Bourla says the agreement with Israel will provide data that will transform the world’s understanding of how to end the pandemic. “They are trying to extract the scientific information that the whole world is waiting on right now,” he says. “We’ll get data on symptomatic and asymptomatic transmission very quickly.” Indeed, the news out of Israel on Feb. 24 was remarkable: The vaccine prevented 94% of Covid cases in almost 600,000 vaccinated people.
As the first company to develop an authorized Covid vaccine, which it did in partnership with Germany’s BioNTech SE, Pfizer wields enormous power. Bourla had been Pfizer’s chief executive officer only a year when the pandemic began and almost immediately faced choices no pharma executive would normally be making. Government policy matters, as does the behavior of individuals, but to some degree vaccine makers determine where infections will decrease and which economies will reopen first. Their customers are elected national leaders who’ve designed intricate vaccination programs with public-health officials, but those leaders are learning they’re at the mercy of what manufacturers such as Pfizer deliver.
In the past few months, Bourla has taken on an almost statesmanlike role, holding calls with heads of state, including former U.S. President Donald Trump, European Commission President Ursula von der Leyen, and Canadian Prime Minister Justin Trudeau. Netanyahu boasted in January that he’d spoken with Bourla 17 times, with the CEO even taking his calls at 2 a.m. Bourla says he’s talked to Netanyahu “even more” since then.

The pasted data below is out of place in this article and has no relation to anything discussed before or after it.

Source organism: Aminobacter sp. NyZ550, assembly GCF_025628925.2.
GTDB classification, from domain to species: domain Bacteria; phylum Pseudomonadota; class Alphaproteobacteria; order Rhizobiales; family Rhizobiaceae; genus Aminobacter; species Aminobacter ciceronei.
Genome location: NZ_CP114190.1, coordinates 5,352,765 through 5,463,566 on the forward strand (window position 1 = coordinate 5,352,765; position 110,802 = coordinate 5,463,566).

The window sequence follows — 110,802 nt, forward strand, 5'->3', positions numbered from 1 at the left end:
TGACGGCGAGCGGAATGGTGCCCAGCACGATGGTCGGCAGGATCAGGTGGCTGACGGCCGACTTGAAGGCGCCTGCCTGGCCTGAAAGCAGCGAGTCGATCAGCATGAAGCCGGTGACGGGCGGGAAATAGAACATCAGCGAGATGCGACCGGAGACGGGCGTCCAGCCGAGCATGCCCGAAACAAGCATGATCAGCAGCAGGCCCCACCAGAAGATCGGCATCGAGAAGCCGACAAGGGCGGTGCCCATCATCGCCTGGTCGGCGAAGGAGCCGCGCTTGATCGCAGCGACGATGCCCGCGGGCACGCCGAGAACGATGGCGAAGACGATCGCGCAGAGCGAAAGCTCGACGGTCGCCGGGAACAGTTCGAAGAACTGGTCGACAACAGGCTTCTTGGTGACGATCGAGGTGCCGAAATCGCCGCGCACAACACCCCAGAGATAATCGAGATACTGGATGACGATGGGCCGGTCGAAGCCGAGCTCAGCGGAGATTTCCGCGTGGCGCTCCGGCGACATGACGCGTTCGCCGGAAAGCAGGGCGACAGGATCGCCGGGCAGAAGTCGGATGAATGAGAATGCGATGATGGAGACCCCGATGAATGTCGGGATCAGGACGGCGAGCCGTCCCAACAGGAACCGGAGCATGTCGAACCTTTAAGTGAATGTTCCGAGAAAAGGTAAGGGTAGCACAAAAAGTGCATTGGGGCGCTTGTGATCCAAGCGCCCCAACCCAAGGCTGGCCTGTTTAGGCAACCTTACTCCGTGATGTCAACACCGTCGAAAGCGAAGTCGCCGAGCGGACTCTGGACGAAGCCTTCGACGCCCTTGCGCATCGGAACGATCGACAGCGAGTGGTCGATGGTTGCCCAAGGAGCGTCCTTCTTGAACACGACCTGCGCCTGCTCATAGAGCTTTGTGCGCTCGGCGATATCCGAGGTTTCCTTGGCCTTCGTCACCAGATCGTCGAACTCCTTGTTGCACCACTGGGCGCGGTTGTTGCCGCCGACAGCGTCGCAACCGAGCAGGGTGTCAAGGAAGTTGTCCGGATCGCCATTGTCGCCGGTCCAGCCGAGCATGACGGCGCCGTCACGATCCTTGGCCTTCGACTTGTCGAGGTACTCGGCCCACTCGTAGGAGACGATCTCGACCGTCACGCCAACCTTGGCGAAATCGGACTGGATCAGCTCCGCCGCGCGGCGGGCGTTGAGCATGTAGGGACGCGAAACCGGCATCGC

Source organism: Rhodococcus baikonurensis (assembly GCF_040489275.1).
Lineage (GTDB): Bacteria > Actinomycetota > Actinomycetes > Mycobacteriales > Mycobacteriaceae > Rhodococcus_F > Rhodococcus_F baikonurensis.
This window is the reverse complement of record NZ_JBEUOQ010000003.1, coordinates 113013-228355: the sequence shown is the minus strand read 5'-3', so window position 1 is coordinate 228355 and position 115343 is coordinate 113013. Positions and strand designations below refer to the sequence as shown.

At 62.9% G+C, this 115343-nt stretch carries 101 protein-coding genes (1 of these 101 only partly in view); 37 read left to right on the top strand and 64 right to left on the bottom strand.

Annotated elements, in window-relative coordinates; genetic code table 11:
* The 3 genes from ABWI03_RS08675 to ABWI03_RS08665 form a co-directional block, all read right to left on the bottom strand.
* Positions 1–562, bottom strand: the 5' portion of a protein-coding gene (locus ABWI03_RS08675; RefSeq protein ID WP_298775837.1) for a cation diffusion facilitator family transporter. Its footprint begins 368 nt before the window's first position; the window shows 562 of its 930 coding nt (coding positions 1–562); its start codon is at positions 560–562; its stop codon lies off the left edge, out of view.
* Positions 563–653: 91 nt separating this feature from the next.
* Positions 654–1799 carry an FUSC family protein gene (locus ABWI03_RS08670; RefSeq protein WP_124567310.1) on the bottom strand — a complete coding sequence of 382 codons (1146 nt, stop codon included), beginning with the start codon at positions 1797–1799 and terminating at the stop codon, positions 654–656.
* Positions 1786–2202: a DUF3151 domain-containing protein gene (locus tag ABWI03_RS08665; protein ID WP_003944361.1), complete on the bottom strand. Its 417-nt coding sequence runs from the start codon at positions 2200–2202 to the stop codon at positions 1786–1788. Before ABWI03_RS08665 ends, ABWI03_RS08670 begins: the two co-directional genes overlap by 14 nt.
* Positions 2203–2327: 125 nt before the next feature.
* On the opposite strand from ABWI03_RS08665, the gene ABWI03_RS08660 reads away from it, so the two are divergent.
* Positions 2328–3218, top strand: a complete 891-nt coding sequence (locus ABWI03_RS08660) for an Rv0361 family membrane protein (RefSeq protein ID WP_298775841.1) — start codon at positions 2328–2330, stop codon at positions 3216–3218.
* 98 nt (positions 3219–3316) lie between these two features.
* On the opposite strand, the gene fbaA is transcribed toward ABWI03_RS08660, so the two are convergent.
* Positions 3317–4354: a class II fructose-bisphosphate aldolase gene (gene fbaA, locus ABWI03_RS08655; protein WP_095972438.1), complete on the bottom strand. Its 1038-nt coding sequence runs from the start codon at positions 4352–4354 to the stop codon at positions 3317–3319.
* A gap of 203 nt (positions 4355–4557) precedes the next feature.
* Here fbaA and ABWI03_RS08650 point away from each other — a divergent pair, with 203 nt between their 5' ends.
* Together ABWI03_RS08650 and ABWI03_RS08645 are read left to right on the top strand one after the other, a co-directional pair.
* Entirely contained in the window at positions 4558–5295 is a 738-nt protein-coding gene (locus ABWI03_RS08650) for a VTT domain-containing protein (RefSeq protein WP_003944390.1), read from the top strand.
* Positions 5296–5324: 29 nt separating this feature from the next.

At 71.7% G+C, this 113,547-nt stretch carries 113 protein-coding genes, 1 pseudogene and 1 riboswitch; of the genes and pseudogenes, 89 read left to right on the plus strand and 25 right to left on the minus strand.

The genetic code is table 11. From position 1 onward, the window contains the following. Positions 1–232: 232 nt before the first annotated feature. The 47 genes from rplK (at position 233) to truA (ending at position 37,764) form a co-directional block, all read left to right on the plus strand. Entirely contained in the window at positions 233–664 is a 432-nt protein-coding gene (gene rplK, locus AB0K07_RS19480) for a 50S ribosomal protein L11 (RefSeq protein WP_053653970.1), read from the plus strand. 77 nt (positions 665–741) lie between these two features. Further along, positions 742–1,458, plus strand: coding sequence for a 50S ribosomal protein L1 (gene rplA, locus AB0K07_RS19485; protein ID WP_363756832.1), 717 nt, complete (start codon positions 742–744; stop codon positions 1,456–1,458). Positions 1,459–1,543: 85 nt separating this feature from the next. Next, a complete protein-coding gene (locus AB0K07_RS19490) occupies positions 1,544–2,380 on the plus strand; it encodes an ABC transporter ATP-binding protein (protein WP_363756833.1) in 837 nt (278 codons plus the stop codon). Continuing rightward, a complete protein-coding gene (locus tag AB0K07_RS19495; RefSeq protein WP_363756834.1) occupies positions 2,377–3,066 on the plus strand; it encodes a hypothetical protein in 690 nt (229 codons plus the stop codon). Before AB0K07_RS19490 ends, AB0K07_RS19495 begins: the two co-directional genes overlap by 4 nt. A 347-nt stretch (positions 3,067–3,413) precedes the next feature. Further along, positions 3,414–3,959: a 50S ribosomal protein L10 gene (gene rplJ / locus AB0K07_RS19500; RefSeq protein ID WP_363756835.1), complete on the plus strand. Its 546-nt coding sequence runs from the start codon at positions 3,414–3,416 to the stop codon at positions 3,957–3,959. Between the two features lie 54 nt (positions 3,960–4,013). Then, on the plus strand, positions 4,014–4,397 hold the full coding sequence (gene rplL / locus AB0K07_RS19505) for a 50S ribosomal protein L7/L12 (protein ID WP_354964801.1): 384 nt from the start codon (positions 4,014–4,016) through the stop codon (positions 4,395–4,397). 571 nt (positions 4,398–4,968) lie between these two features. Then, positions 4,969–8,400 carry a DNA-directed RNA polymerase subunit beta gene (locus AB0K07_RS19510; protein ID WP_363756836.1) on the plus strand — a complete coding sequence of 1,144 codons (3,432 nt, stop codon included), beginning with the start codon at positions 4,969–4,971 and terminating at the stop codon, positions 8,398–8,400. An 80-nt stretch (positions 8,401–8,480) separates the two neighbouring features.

Pfizer’s first-out-of-the-gate status has also offered Bourla a sales opportunity like none other. He’s locked in orders from more than 60 countries on undisclosed commercial terms. Pfizer has supplied 95 million doses globally. It’s executing on one of the most ambitious scale-ups in pharmaceutical history to meet the relentless demand, boosting production to 2 billion doses in 2021—more than it has agreements to sell at this stage. It expects the vaccine to generate at least $15 billion in revenue in 2021, putting it—under the brand name Comirnaty, an ungainly blend of “Covid,” “mRNA,” and “immunity”—on track to be one of the biggest-selling drugs in the world.
There’s no rulebook for how a global corporation should behave during a pandemic. Pfizer accomplished something extraordinary, exceeding nearly everyone’s hopes, and is now doing what pharma does: mass-marketing lifesaving products at prices the market is willing to pay. It’s not bound to serve a global public-health agenda. All that said, there will one day be an autopsy of the pandemic, and a central question might be how a single company came to hold such power over so many.
In May 2020 the Trump administration announced the launch of Operation Warp Speed. Moncef Slaoui, a former GlaxoSmithKline Plc executive, joined as chief adviser to OWS to figure out which vaccines to back. He had an uncommon familiarity with mRNA technology from serving on the board of Moderna Inc., which had spent years researching the platform. No drug-using mRNA technology had ever been approved.
Slaoui knew Pfizer might be a contender after it announced its decision to collaborate with BioNTech, another mRNA pioneer, but he didn’t know Bourla. When they first spoke, in June 2020, Bourla made it clear he wasn’t interested in taking money for research and development as the other companies OWS was evaluating were. Instead, he wanted an advance purchase order from OWS to guarantee a buyer if Pfizer succeeded. The company’s $50 billion in annual revenue meant it could afford to take a flier. Bourla has said it wasn’t an easy decision, but he felt it liberated scientists from bureaucracy to get faster results. “Albert was very clear that they had what it takes to deliver,” Slaoui says.